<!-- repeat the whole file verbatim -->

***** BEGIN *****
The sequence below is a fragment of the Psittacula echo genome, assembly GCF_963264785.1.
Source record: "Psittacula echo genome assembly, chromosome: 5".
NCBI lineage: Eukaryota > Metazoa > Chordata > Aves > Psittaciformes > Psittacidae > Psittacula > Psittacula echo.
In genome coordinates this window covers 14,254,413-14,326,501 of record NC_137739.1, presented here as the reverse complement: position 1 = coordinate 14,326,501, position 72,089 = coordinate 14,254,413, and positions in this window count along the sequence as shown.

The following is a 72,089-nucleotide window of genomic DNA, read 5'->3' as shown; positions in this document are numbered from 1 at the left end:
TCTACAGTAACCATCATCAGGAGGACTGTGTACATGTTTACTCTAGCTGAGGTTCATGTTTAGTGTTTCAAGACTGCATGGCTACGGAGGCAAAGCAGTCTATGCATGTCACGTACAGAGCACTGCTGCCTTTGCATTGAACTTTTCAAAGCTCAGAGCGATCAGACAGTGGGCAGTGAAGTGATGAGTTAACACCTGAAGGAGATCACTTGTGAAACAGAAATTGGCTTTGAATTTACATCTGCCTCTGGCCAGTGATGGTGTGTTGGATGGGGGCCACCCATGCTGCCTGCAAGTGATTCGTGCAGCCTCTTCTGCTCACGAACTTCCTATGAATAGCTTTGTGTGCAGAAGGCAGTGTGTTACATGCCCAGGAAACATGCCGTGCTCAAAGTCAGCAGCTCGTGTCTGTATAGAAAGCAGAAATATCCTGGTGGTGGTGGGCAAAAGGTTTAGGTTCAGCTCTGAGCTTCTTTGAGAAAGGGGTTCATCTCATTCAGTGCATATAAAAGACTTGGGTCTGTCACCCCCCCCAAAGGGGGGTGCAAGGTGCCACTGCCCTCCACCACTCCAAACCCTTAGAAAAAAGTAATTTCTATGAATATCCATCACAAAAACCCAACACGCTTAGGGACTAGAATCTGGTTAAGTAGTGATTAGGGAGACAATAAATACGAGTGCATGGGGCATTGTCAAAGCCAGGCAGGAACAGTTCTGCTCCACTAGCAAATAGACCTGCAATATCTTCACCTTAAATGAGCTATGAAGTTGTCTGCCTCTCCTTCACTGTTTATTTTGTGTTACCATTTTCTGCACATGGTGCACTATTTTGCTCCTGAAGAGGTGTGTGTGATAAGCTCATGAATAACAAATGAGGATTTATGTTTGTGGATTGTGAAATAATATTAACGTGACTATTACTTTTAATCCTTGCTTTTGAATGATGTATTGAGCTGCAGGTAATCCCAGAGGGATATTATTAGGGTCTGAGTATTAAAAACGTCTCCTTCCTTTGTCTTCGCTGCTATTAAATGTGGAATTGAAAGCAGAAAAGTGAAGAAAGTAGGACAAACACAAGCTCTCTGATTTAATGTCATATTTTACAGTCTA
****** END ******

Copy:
The sequence below is a fragment of the Psittacula echo genome, assembly GCF_963264785.1.
Source record: "Psittacula echo genome assembly, chromosome: 5".
NCBI lineage: Eukaryota > Metazoa > Chordata > Aves > Psittaciformes > Psittacidae > Psittacula > Psittacula echo.
In genome coordinates this window covers 14,254,413-14,326,501 of record NC_137739.1, presented here as the reverse complement: position 1 = coordinate 14,326,501, position 72,089 = coordinate 14,254,413, and positions in this window count along the sequence as shown.

The following is a 72,089-nucleotide window of genomic DNA, read 5'->3' as shown; positions in this document are numbered from 1 at the left end:
TCTACAGTAACCATCATCAGGAGGACTGTGTACATGTTTACTCTAGCTGAGGTTCATGTTTAGTGTTTCAAGACTGCATGGCTACGGAGGCAAAGCAGTCTATGCATGTCACGTACAGAGCACTGCTGCCTTTGCATTGAACTTTTCAAAGCTCAGAGCGATCAGACAGTGGGCAGTGAAGTGATGAGTTAACACCTGAAGGAGATCACTTGTGAAACAGAAATTGGCTTTGAATTTACATCTGCCTCTGGCCAGTGATGGTGTGTTGGATGGGGGCCACCCATGCTGCCTGCAAGTGATTCGTGCAGCCTCTTCTGCTCACGAACTTCCTATGAATAGCTTTGTGTGCAGAAGGCAGTGTGTTACATGCCCAGGAAACATGCCGTGCTCAAAGTCAGCAGCTCGTGTCTGTATAGAAAGCAGAAATATCCTGGTGGTGGTGGGCAAAAGGTTTAGGTTCAGCTCTGAGCTTCTTTGAGAAAGGGGTTCATCTCATTCAGTGCATATAAAAGACTTGGGTCTGTCACCCCCCCCAAAGGGGGGTGCAAGGTGCCACTGCCCTCCACCACTCCAAACCCTTAGAAAAAAGTAATTTCTATGAATATCCATCACAAAAACCCAACACGCTTAGGGACTAGAATCTGGTTAAGTAGTGATTAGGGAGACAATAAATACGAGTGCATGGGGCATTGTCAAAGCCAGGCAGGAACAGTTCTGCTCCACTAGCAAATAGACCTGCAATATCTTCACCTTAAATGAGCTATGAAGTTGTCTGCCTCTCCTTCACTGTTTATTTTGTGTTACCATTTTCTGCACATGGTGCACTATTTTGCTCCTGAAGAGGTGTGTGTGATAAGCTCATGAATAACAAATGAGGATTTATGTTTGTGGATTGTGAAATAATATTAACGTGACTATTACTTTTAATCCTTGCTTTTGAATGATGTATTGAGCTGCAGGTAATCCCAGAGGGATATTATTAGGGTCTGAGTATTAAAAACGTCTCCTTCCTTTGTCTTCGCTGCTATTAAATGTGGAATTGAAAGCAGAAAAGTGAAGAAAGTAGGACAAACACAAGCTCTCTGATTTAATGTCATATTTTACAGTCTA